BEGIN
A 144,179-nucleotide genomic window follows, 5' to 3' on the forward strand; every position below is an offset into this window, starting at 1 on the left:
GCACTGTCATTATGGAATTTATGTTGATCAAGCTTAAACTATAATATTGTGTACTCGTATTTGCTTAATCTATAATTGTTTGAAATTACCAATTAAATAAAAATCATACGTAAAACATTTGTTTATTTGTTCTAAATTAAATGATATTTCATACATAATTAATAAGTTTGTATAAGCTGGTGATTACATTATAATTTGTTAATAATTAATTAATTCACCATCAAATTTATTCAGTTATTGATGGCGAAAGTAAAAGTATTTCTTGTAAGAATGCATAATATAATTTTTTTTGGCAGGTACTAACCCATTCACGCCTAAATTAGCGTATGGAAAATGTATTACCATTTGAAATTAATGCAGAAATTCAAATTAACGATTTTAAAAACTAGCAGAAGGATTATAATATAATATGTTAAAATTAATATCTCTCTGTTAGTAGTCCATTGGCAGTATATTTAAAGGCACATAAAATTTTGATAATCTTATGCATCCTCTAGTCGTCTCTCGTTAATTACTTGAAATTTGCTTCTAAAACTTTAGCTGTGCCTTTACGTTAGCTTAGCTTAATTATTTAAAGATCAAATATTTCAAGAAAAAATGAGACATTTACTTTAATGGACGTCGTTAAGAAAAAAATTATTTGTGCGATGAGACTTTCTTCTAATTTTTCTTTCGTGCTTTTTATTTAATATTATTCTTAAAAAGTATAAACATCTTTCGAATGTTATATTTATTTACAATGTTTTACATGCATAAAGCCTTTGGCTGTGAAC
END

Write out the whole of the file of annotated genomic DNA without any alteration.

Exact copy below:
A 144,179-nucleotide genomic window follows, 5' to 3' on the forward strand; every position below is an offset into this window, starting at 1 on the left:
GCACTGTCATTATGGAATTTATGTTGATCAAGCTTAAACTATAATATTGTGTACTCGTATTTGCTTAATCTATAATTGTTTGAAATTACCAATTAAATAAAAATCATACGTAAAACATTTGTTTATTTGTTCTAAATTAAATGATATTTCATACATAATTAATAAGTTTGTATAAGCTGGTGATTACATTATAATTTGTTAATAATTAATTAATTCACCATCAAATTTATTCAGTTATTGATGGCGAAAGTAAAAGTATTTCTTGTAAGAATGCATAATATAATTTTTTTTGGCAGGTACTAACCCATTCACGCCTAAATTAGCGTATGGAAAATGTATTACCATTTGAAATTAATGCAGAAATTCAAATTAACGATTTTAAAAACTAGCAGAAGGATTATAATATAATATGTTAAAATTAATATCTCTCTGTTAGTAGTCCATTGGCAGTATATTTAAAGGCACATAAAATTTTGATAATCTTATGCATCCTCTAGTCGTCTCTCGTTAATTACTTGAAATTTGCTTCTAAAACTTTAGCTGTGCCTTTACGTTAGCTTAGCTTAATTATTTAAAGATCAAATATTTCAAGAAAAAATGAGACATTTACTTTAATGGACGTCGTTAAGAAAAAAATTATTTGTGCGATGAGACTTTCTTCTAATTTTTCTTTCGTGCTTTTTATTTAATATTATTCTTAAAAAGTATAAACATCTTTCGAATGTTATATTTATTTACAATGTTTTACATGCATAAAGCCTTTGGCTGTGAAC